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Ask the Rabbi - 292

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Ask the Rabbi

November 18, 2000 / 20 Cheshvan 5761; Issue #292

Thoughtful Work


Isaac Bergman from Brooklyn wrote:

Dear Rabbi,

Recently I read (probably in Scientific American, I don't recall) of a newly-developed brain-scanning device which enables a person to control an onscreen cursor with just his thought alone. If research progresses to the point that a person with his thoughts alone can, say, turn on and off lights, would such "thought actions" be allowed on Shabbat? Technically, all he is doing is thinking! Don't forget that every time a thought goes through your mind, electric currents are generated too, and the same goes for every time you move a muscle.

Dear Isaac Bergman,

In general, the Torah forbids all constructive, pre-meditated acts on Shabbat.

Interestingly, the Torah refers to such acts as "thought-actions" (melechet machshevet; Exodus 35:34), the term which you used.

So, for example, it is forbidden to turn on a light since it causes the filament to glow red (or white) hot; and it is even considered "building" a circuit according to some authorities. Similarly, walking into a dark room and completing the circuit not by manual switch but rather by passing an infra-red beam is regarded as the person's action and is forbidden by the Torah.

In both cases, the person did an action which turned on a light, even though in the second case all he is doing is walking. So too, if a light were to be turned on using just the brain, even though no physical act was performed, since the result is in the physical realm, Jewish Law would forbid it on Shabbat.

Regarding currents in our brain and nervous system during normal activity: The Torah does not forbid using your brain, or any other body part, on Shabbat, even though it generates electric currents. Similarly, the Torah allows eating on Shabbat, even though eating causes the break-down and separation of food into usable and unusable components, activity forbidden if done in a laboratory.

It's actually a commandment to eat and enjoy Shabbat, as Moses said to the Jews, "Eat (the manna) today, because today is Shabbat." (Exodus 16:25) In short, natural bodily functions are allowed on Shabbat.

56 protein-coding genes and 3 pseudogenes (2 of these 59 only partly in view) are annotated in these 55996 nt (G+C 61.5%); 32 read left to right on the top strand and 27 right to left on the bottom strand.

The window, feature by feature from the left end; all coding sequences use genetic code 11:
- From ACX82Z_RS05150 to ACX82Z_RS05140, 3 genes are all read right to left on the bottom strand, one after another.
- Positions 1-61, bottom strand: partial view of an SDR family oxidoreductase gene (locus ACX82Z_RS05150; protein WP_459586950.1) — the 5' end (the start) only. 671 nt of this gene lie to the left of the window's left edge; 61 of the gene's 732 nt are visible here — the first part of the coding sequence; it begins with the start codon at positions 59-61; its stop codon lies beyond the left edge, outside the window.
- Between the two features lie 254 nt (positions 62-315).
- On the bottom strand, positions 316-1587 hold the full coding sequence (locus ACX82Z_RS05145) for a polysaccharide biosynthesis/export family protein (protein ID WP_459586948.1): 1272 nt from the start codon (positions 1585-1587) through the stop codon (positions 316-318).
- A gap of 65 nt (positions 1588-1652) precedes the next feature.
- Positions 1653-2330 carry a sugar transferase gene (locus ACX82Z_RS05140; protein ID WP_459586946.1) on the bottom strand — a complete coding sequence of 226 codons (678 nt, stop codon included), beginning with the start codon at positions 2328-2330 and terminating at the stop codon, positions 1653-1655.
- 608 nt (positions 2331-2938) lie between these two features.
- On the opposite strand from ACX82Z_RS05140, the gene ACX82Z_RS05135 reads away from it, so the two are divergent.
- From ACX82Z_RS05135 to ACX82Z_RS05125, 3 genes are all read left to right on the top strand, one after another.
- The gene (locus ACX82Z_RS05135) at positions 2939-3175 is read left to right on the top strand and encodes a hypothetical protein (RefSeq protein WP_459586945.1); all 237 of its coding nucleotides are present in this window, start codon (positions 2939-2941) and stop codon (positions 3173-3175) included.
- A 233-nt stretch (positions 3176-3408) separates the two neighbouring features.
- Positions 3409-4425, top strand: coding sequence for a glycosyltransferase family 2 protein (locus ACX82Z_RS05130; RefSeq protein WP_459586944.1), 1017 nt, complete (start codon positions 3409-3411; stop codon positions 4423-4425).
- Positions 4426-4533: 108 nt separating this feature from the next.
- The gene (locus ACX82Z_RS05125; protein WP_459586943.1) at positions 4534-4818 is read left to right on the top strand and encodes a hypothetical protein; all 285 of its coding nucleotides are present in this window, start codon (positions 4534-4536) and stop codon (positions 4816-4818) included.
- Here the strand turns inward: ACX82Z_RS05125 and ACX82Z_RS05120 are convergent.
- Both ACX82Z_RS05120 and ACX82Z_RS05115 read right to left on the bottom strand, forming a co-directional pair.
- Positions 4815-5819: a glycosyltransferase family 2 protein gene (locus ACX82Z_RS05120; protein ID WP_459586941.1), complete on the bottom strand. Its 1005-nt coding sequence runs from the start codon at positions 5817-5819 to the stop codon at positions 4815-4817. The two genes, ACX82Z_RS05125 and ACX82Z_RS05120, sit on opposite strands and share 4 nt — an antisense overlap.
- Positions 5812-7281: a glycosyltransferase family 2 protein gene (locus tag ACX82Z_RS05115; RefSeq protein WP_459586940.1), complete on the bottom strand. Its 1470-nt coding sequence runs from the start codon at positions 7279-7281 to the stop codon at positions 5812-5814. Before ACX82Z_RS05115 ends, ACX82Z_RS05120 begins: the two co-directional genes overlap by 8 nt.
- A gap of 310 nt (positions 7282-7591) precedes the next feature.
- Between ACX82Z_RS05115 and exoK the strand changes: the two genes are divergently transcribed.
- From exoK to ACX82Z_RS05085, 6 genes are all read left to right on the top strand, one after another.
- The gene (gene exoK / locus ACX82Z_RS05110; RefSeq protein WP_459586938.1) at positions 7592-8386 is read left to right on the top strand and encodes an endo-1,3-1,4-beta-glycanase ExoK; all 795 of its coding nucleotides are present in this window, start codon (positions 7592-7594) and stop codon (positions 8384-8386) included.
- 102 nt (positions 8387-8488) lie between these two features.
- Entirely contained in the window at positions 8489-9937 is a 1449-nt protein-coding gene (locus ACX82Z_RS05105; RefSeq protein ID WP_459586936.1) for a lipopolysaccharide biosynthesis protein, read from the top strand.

According to Kabbala, doing mitzvot actually creates spiritual worlds -- still, it is permitted to create these worlds on Shabbat!

Yiddle Riddle


LAST WEEK WE ASKED: I was eating a snack when I had a sudden urge for some bread. I asked my Rabbi, "Should I wash my hands in the special ritual way which is usually required before eating bread?" "No," said my Rabbi. "Should I say the 'hamotzi' blessing usually said before eating bread?" "No," he said. After eating, I asked, "Should I say the 'birkat hamazon' -- the 'Grace after Meals' -- which is normally required after eating bread?" "No," said my Rabbi.

Can you explain what's going on in the above story? Why do the "usual" halachot (Jewish Laws) seem not to apply?

ANSWER: The "snack" I ate at the beginning of the story was a jalapeno pepper. It burned my mouth so much that I had to eat a little bread (less than an olive-size) to cool the burning sensation. I had no desire to eat bread at all except to cool my burning mouth. In such a case, washing is not needed, and hamotzie and birkat hamazon are not said. (Rather, the shehakol blessing is said on the bread, unless at the time of blessing over the tangy food there was intention to eat the bread as a "chaser.")

  • Shulchan Aruch Orach Chaim 212:1
  • Mishneh Berura 158:10, 212:5
  • Aruch Hashulchan 212:5

Thanks to Michael Treblow


The Public Domain
Comments, quibbles, and reactions concerning previous "Ask-the-Rabbi" features.


Re: FIRST JEW IN NORTH AMERICA (Ask the Rabbi Issue #289):

Re: Who were the first Jews in N. America? It is widely understood that the Sephardic refugees from Belem, Brazil, who were rescued by a French ship when they were shipwrecked en route back to Holland after their expulsion from Brazil by the Portuguese in 1654, were the first. However, in the American Jewish Historical Society's publication (June '98, Vol. 86, p. 195) is the story of Jaochim or Chajjim Gans of Prague who arrived in America in summer 1585 aboard one of Sir Walter Raleigh's ships.

David Welsh, Calabasas, California


Your thoughts and insights are wonderful....keep them coming.


Written by various Rabbis at Ohr Somayach Institutions / Tanenbaum College, Jerusalem, Israel.
General Editor: Rabbi Moshe Newman
Production Design: Michael Treblow
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